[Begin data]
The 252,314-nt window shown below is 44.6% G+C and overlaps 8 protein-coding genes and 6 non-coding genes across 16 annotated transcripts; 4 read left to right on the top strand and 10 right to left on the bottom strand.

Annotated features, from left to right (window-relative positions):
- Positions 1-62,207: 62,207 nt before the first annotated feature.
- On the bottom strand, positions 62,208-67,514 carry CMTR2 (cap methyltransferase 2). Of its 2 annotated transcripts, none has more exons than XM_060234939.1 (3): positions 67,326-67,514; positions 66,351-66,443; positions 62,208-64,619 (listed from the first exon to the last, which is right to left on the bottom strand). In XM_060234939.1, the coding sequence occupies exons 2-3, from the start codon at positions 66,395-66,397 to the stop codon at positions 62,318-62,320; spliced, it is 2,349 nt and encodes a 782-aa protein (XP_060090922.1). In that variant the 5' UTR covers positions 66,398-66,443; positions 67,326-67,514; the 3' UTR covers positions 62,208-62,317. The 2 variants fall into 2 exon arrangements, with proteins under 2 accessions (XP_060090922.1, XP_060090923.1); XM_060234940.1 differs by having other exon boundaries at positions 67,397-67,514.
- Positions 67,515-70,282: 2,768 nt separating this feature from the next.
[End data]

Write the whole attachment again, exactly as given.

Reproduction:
The 252,314-nt window shown below is 44.6% G+C and overlaps 8 protein-coding genes and 6 non-coding genes across 16 annotated transcripts; 4 read left to right on the top strand and 10 right to left on the bottom strand.

Annotated features, from left to right (window-relative positions):
- Positions 1-62,207: 62,207 nt before the first annotated feature.
- On the bottom strand, positions 62,208-67,514 carry CMTR2 (cap methyltransferase 2). Of its 2 annotated transcripts, none has more exons than XM_060234939.1 (3): positions 67,326-67,514; positions 66,351-66,443; positions 62,208-64,619 (listed from the first exon to the last, which is right to left on the bottom strand). In XM_060234939.1, the coding sequence occupies exons 2-3, from the start codon at positions 66,395-66,397 to the stop codon at positions 62,318-62,320; spliced, it is 2,349 nt and encodes a 782-aa protein (XP_060090922.1). In that variant the 5' UTR covers positions 66,398-66,443; positions 67,326-67,514; the 3' UTR covers positions 62,208-62,317. The 2 variants fall into 2 exon arrangements, with proteins under 2 accessions (XP_060090922.1, XP_060090923.1); XM_060234940.1 differs by having other exon boundaries at positions 67,397-67,514.
- Positions 67,515-70,282: 2,768 nt separating this feature from the next.